At the discretion of the state, Maine also allows an irrevocable reasonable letter of credit to be posted in lieu of a payment bond. The statute contains specific requirements for the financial institution issuing the letter of credit, including the fact that the institution must be federally insured and have a bond rating of A3 by Moody’s or A− by Standard and Poor.[25]

A supplier (or subcontractor) to a subcontractor of the general contractor has specific notification requirements which must be followed. Those without a direct contract with the general contractor must provide written notice to the general contractor within 90 days of the date on which the last labor or material was furnished and suits on all bond claims must be filed within one year.[26] The notice must state the amount claimed and the name of the party to whom the material was furnished or labor supplied. This notice needs to be sent by registered or certified mail, postage pre-paid, with an envelope addressed to the contractor any place the contractor maintains a residence or conducts business. Failure to comply with the requirement of notice by registered or certified mail may not invalidate a bond claim as long as the general contractor has received actual written notice of the claim. [27]

All changes have been uploaded on the website for immediate review.

John A. Hobson, Esquire (Contributing Author)

Perkins Thompson, P.A.

Monday, November 16, 2009

Lien Law Online eLert for 11/13/2009 - California

November 13, 2009

Upcoming Changes in California Lien Law

Several subscribers have sent inquiries regarding changes in California's lien law which were recently passed by the CA legislature. In fact, changes are forthcoming, but they will not take effect until January 1, 2011.

There will be two changes in the lien law statutes in California. Under the first change, after January 2011, lien claimants will need to serve any mechanic's lien they record on the project owner along with a Notice of Mechanic's Lien to perfect their lien rights. The specific terms to be used in the Notice of Mechanic's Lien will be set forth in a revised Section 3084 of the California Civil Code. The specific wording, which must be used for the Notice of Mechanic's Lien, will be updated on the website prior to the effective date.

Under the second change, a lien claimant will need to record a Notice of Lis Pendens with the County Recorder's Office when filing a Lien Forclosure action after January 1, 2011. Specifically, the Notice of Lis Pendens will need to be recorded within 20 days after filing the Lien Foreclosure action. This change will be accomplished through a revised Section 3084 of the California Civil Code 3146.

The foregoing changes will be incorporated into the California chapter when we get closer to the changes going into effect.

Deborah S. Ballati, Esquire, Contributing Author
B. Scott Douglass, Esquire, Contributing Author
Farella Braun & Martel, LLP

Thursday, October 29, 2009

Lien Law Online eLert for 10/28/09 - New Jersey

October 28, 2009

The Contributing Author for New Jersey has updated the chapter and added references to notable 2009 case decisions. One case in particular, Schadrack v. K.P. Burke Builder, LLC, contains important decisions regarding the construction lien arbitration process.
Updates regarding the changes are now online.

Contributing Authors:
Dennis A. Estis, Esquire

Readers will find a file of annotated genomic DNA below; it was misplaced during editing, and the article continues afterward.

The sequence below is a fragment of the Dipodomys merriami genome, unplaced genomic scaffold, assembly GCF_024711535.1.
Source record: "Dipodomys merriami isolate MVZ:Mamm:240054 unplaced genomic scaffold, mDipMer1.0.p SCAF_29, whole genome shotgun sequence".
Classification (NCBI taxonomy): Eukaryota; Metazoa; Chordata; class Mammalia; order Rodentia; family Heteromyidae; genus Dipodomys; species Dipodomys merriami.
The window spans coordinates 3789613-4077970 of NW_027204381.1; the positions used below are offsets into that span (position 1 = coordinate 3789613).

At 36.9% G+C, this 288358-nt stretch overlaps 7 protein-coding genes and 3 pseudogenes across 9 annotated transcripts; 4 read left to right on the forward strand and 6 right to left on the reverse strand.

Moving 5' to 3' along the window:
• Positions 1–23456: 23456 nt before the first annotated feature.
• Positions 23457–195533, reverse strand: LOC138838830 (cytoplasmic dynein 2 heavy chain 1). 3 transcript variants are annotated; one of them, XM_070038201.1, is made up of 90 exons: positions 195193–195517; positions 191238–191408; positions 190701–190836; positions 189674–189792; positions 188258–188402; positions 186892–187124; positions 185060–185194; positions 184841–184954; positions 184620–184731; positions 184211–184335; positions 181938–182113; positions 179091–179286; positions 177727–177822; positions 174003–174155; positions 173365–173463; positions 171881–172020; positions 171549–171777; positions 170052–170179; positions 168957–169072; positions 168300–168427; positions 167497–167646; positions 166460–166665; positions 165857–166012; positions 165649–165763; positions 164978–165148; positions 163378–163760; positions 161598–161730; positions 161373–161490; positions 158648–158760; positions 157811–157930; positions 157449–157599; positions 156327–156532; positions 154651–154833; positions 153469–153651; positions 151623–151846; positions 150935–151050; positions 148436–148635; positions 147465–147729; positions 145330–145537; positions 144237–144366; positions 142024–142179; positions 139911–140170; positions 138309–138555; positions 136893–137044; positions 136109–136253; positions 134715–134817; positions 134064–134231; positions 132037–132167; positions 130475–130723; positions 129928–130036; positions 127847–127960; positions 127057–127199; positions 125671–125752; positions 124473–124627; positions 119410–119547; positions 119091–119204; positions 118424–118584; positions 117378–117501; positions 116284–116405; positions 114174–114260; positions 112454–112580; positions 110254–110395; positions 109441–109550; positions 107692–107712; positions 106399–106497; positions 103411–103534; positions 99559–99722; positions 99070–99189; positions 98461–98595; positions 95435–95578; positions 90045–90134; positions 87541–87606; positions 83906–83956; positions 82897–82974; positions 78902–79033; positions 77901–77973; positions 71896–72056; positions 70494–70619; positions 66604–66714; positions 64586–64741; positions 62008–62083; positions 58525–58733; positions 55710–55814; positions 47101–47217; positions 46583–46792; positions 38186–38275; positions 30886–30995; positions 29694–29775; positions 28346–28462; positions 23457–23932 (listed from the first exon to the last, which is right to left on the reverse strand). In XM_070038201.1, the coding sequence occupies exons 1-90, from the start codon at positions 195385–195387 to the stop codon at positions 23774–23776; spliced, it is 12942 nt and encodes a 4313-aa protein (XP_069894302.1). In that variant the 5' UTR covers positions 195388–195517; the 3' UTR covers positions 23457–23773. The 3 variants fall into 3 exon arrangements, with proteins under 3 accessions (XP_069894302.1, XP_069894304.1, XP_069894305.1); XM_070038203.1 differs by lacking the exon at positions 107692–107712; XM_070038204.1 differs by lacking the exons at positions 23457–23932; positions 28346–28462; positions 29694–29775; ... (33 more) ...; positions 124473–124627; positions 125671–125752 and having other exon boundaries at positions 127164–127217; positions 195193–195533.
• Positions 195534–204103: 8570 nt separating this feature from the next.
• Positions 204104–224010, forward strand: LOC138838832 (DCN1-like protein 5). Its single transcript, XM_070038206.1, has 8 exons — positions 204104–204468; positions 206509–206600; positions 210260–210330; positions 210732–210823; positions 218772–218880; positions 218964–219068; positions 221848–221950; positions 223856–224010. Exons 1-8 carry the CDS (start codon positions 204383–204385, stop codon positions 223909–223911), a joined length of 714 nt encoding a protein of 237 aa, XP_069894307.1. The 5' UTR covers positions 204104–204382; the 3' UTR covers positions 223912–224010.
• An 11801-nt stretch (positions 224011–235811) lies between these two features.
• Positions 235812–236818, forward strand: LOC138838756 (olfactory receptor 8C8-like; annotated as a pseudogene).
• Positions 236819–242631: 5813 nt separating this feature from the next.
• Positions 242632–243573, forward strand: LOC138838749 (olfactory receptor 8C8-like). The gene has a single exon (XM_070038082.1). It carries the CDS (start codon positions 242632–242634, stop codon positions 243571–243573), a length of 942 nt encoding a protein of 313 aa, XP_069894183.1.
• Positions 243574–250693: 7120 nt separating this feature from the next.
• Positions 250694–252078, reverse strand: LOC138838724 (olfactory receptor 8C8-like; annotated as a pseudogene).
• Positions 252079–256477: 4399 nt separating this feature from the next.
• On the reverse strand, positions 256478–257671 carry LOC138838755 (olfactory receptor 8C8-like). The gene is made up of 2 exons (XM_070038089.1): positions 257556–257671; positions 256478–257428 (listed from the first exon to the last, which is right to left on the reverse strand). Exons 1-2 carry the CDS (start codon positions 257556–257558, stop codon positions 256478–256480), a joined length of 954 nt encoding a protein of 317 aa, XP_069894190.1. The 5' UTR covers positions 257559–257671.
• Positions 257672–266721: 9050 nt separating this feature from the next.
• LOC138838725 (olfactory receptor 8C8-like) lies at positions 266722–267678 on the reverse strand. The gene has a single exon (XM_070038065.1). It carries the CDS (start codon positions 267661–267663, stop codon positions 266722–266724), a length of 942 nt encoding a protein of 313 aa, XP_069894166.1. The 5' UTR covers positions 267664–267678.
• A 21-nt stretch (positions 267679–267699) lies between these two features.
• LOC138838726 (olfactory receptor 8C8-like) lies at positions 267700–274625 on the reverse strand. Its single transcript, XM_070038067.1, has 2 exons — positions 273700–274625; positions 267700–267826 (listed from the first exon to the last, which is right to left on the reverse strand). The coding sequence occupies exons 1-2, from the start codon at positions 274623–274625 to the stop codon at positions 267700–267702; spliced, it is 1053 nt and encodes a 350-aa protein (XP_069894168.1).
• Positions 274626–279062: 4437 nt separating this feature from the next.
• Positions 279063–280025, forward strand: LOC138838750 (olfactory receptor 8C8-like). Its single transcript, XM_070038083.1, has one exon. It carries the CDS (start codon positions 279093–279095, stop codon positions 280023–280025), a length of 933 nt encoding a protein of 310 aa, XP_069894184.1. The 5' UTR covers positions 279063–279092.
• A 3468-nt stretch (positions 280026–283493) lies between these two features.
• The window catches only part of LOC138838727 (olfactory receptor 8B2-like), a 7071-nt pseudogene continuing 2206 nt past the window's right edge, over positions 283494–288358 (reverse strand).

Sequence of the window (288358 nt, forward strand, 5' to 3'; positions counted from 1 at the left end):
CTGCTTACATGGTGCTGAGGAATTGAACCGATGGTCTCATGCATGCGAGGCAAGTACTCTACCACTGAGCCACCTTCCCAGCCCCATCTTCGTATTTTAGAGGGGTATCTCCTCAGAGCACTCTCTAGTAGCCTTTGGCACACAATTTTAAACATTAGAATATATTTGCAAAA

Steven Nudelman, Esquire
Greenbaum, Rowe, Smith & Davis LLP

Thursday, September 17, 2009

Lien Law Online eLert for 9/17/2009 - Pennsylvania

September 16, 2009

The Pennsylvania legislature has passed Act 34 (Senate Bill 563) which was recently signed into law by Governor Rendell. The amendments to Pennsylvania’s lien statute will go into effect on October 10, 2009.

The changes are significant in that they, once again, allow up-front waivers of lien rights from contractors and subcontractors on “residential properties” even before any work is done or as a condition of the contract. It was in 2007 that the legislature had decided that such advance waivers were unenforceable and against public policy-but allowed certain, limited exceptions for residential projects.

With the 2009 changes, the legislature has “taken a step back” and will allow advance lien waivers on “residential property” which is defined as “property on which there is or will be constructed a residential building not more than three stories in height, not including any basement level regardless of whether any portion of that basement is at grade level, or which is zoned or otherwise approved for residential development on which there is or will be constructed a residential building not more than three stories in height, not including any basement level, regardless of whether any portion of the basement is at grade level, planned residential development or agricultural use, or for which a residential subdivision or land development plan has or planned residential development plan has received preliminary, tentative or final approval on which there is or will be constructed a residential building not more than three stories in height, not including any basement level, regardless of whether any portion of that basement is at grade level, pursuant to the act of July 31, 1969 (P.L. 805, No. 247), known as the “Pennsylvania Municipalities Planning Code.”

The 2009 changes also removed the $1,000,000 limitation on the residential exception. Certainly, these changes could place contractors, subcontractors, sub-subcontractors and material suppliers at greater risk of nonpayment for services rendered on residential property projects by eliminating lien rights.

The changes go into effect on October 10, 2009. The Pennsylvania chapter will be updated prior to the effective date.

Carl G. Roberts, Esquire Contributing Author
Ballard Spahr LLP